Ciarán Murphy: Galway among a number of counties that can dare to dream just now

With no giant bestriding this championship there’s no harm in a flight of fancy

One of the things that the Dublin team of the last decade stole from us all was the foolhardy notion that maybe, just maybe, this could be your year. As long as they were around there was no amount of magical thinking, no method of eye-squinting, and no number of pints that could convince anyone other than Mayo and Kerry (and even at that, maybe not even those two) that the Dubs were there to be beaten.

Galway under Kevin Walsh took some notable scalps, including beating Mayo in three consecutive Connacht championships, but when push came to shove Dublin were just too good, as they were in the 2018 All-Ireland semi-final.

I have rarely had a more dispiriting day supporting Galway than that game in Croke Park four years ago. Watching the highlights back this week, what strikes you is the sense of inevitability pouring down from the stands.

Galway went three points down early on, but Damien Comer’s goal in the eighth minute to level the game should have lit the blue touchpaper. Instead Ger Canning was saying on commentary that it was “exactly what this match required”, as if to keep the game competitive was as much as could be hoped for . . . in the eighth minute!

After 27 minutes, the game was still level, but Con O’Callaghan’s goal to put Dublin three points up was greeted with the sort of cheer you hear when the home team has pulled 10 clear with five minutes to go. There was still only two in it at half-time, but Dublin won the third quarter 10 points to two, and that was that.

It was a sobering reality-check for Galway, but it was also a low-point for the championship as a whole. There were only 54,000 people there for an All-Ireland semi-final, the lowest crowd at that stage since 2011 (there would be an even smaller crowd for Tyrone/Monaghan the following day, as it happened), and Dublin’s dominance seemed to stretch out so far into the distance that resistance seemed futile.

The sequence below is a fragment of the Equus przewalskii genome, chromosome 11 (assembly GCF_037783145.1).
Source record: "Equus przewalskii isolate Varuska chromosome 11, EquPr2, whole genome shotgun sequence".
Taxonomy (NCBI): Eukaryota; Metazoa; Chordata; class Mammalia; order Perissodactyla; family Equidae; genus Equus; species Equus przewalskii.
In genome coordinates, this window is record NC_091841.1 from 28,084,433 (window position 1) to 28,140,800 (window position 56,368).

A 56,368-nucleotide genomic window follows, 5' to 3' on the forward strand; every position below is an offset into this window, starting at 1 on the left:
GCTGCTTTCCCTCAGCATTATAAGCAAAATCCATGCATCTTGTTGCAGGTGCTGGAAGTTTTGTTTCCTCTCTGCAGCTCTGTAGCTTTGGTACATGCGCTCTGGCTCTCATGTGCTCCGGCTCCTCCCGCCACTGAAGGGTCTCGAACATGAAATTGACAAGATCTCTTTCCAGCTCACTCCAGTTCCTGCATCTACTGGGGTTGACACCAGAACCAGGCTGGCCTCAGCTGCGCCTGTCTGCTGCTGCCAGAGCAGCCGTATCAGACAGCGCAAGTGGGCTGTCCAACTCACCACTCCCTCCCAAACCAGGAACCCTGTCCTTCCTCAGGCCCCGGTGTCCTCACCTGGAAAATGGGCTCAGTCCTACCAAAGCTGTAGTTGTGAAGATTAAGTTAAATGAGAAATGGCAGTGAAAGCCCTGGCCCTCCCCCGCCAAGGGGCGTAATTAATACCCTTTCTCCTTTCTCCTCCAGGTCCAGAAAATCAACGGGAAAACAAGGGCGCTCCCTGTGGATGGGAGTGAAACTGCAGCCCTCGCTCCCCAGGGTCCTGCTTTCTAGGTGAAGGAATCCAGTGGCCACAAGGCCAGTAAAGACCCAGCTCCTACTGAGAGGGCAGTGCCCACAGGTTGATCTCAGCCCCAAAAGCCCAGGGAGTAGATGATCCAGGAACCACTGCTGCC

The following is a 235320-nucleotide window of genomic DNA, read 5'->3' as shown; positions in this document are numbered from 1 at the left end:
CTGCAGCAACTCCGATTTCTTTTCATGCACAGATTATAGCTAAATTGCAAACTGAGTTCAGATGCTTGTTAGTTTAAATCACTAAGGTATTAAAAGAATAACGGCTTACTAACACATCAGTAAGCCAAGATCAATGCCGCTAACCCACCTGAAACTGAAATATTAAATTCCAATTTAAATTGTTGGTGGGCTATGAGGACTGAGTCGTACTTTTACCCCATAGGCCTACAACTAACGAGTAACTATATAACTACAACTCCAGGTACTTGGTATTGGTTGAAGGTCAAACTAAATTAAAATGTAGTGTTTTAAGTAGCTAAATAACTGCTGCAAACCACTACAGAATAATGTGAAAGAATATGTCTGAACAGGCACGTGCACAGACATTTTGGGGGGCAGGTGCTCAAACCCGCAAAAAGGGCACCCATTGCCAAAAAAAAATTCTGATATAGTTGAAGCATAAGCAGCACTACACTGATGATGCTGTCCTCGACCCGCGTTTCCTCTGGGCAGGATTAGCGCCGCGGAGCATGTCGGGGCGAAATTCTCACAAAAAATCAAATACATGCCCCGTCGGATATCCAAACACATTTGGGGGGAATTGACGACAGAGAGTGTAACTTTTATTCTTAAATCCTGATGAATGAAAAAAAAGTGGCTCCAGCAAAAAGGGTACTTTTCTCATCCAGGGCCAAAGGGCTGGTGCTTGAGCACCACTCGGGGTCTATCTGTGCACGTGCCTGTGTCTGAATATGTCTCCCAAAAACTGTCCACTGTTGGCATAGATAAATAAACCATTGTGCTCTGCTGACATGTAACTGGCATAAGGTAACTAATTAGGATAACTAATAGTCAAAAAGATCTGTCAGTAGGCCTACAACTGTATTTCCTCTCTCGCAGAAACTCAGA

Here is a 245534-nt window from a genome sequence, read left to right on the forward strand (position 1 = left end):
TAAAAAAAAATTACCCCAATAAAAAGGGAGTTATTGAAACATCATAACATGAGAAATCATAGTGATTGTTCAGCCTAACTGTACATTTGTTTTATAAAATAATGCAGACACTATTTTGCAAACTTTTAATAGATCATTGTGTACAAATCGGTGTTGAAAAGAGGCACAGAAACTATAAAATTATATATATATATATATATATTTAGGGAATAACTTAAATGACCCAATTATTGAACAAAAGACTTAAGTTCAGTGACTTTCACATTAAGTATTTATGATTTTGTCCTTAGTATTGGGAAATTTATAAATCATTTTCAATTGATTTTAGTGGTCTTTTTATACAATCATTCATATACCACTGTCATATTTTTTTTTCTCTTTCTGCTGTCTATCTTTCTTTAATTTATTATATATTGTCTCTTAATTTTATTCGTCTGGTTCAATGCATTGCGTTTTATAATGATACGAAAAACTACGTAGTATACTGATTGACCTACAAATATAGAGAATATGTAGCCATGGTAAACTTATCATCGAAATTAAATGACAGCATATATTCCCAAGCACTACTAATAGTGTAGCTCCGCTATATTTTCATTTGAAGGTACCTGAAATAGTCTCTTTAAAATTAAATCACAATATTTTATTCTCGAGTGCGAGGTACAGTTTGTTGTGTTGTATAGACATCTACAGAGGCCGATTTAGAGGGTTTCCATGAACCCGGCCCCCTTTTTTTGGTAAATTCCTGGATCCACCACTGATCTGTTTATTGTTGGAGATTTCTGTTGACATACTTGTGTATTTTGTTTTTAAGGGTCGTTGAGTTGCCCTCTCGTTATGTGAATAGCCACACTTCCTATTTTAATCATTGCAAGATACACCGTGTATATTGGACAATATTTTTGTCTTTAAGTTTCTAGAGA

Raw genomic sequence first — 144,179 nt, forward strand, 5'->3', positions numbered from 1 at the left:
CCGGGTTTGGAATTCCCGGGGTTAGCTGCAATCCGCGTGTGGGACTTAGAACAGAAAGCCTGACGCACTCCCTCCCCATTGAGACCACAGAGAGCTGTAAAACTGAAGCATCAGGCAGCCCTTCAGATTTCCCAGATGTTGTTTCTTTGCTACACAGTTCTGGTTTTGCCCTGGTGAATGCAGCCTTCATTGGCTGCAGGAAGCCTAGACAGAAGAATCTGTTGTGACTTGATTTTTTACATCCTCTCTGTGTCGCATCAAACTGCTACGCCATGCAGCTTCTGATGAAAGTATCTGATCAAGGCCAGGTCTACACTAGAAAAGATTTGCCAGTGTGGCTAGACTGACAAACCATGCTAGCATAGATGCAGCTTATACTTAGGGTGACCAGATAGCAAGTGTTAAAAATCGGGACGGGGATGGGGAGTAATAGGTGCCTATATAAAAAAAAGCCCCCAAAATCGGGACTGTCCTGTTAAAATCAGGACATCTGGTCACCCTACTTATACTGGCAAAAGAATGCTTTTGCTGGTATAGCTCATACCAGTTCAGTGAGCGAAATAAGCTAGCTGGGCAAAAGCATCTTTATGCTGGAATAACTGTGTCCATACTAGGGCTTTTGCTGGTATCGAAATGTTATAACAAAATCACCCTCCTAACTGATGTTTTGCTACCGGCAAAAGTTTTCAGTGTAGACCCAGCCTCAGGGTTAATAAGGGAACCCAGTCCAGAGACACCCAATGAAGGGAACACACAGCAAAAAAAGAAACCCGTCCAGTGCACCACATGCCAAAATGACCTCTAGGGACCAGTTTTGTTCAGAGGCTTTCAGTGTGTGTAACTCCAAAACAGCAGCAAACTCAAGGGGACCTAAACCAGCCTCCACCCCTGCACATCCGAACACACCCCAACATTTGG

That was then, and this is now. While Dublin floundered in the early going in Division One, Galway strolled through Division Two, and while promotion was certainly something which could be reasonably expected, not many people expected a four-goal hammering of Rory Gallagher’s Derry last Sunday.

Galway have done all that they could so far this year, and they’ve done it scoring considerably more than any other team in any of the four divisions.

But the nature of Galway's collapse in the second half of last year's Connacht final in Croker still gives supporters pause. Losing Seán Kelly and Rob Finnerty to first-half injuries, and then having Shane Walsh inhibited by the shoulder injury he picked up in that scuffle with Pádraig O'Hora, were blows, but that doesn't entirely absolve them either.

The suspicion remains that in this league Galway might have gotten even better at what they were already good at, while still not being entirely sure they’ve found long-term solutions for the problems that presented themselves in Croke Park last year.

There has been another goalkeeping change, and Conor O’Flaherty has started confidently. He may not quite have the long- and short-kicking range of some of his contemporaries yet, but – and this is the limitation of playing in Division Two – quite simply we won’t know until after the Mayo game if he has all the tools.

But he’s played in plenty of big games already, in hurling and football, for one so young, and temperament shouldn’t be a problem.

Two names haunt the Galway consciousness. One is a clear and present danger that will have to be faced every year for the next 10 years, the other is more existential. Both are thorny questions this Galway squad will have to try and answer.

Galway have Paul Conroy, Matthew Tierney and Paul Kelly all playing great stuff around the middle so far this year, but none of them match up all that well to Mayo's midfielder Matthew Ruane. And Galway fans find themselves asking the same question fans of every other county are asking themselves – "have we anyone to stop David Clifford?"

Ruane is the question that needs immediate attention. The switch of the Connacht final to Croke Park last year certainly suited him, and he has a range of athletic abilities that Galway’s midfielders just don’t have.

The choice of Seán Kelly as team captain has been popular, and successful, but a man-marking job on the opposition’s best forward, like Clifford, might rob Galway of a key offensive weapon. That might be a worry for another day, but it’s still a worry.

In the meantime, notwithstanding the last game of the league this Sunday, and the league final on April 2nd, Galway/Mayo on April 24th remains the key date in the diary.

And whatever about loose talk of winning the All-Ireland, there isn’t one team bestriding this championship like a colossus. That in itself is enough to allow some people – in Galway, or Donegal, or Armagh, or elsewhere – a flight of fancy, before the championship and reality intrudes.